The US prescription drug benefits agency Medicare has hit the headlines with the news that its new coverage law, which comes into effect in 2006, will include so-called “lifestyle” medicines approved by the US Food and Drug Administration.

Specifically what has got sub-editors across the US excited is that Medicare will now cover drugs that treat erectile dysfunction, such as Pfizer’s Viagra (sildenafil), Bayer’s Levitra (vardenafil), and Eli Lilly’s Cialis (tadalafil). Beneficiaries to the new system will pay monthly premiums to participate in private drug plans certified by Medicare and the US government is expected to pay a minimum three-quarters of the premium cost.

The new prescription coverage is expected to cost more than $500 billion dollars over the next decade and the figures being banded around are causing considerable anger in some quarters, notably at Citizens Against Government Waste, which describes itself as the USA’s largest non-profit organisation dedicated to “eliminating waste, fraud, abuse and mismanagement in government.” The group’s president, Tom Schatz, said: “Not to stiff the elderly from having a little fun, but asking Uncle Sam to pay for the romance of 76 million baby boomers will quicken the impending collapse of Medicare.” CAGW added: “With Medicare’s prescription drug benefit already estimated to cost $534 billion, exceeding by a third the original amount promised by the White House and congressional leaders, the cost of healthcare for the elderly will be a crushing burden on working taxpayers.”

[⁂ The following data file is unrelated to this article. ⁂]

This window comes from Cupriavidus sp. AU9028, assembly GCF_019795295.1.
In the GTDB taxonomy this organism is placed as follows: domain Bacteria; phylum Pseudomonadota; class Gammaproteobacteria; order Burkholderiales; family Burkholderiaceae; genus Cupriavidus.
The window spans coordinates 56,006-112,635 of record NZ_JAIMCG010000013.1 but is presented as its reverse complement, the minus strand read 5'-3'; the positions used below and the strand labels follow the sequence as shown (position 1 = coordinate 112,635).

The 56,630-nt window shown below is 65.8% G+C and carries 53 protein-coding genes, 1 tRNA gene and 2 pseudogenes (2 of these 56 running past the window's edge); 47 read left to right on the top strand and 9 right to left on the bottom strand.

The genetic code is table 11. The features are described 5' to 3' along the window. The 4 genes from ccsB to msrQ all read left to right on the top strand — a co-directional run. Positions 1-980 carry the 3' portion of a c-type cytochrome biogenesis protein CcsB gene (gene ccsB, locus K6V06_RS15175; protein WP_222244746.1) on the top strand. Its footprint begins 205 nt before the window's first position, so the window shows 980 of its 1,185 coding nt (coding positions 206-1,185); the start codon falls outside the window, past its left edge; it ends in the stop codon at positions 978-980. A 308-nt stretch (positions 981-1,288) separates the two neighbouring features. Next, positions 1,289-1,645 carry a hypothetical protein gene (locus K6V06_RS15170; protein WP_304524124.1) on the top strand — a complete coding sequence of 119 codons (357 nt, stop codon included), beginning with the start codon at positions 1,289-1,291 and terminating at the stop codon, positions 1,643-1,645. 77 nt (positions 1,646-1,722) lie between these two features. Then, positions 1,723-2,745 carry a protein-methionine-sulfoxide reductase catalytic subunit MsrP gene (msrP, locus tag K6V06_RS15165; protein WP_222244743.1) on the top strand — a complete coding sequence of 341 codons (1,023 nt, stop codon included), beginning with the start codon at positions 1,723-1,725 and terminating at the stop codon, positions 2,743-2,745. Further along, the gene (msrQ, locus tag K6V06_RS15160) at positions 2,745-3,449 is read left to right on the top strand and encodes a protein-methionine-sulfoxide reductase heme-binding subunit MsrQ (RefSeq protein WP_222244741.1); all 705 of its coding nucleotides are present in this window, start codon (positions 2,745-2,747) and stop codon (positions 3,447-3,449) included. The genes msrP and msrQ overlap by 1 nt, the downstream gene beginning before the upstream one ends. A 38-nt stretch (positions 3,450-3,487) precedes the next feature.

This view is not shared by all however, and Dr Ira Sharlip of the University of California, San Francisco told the Los Angeles Times that “these are drugs that treat a condition that compromises the quality of life but doesn’t threaten life [yet] there are many drugs that are approved for quality-of-life indications. It wouldn’t be right to single out (impotence drugs) as frivolous when there are so many others,” such as drugs for indigestion or mild pain, he added.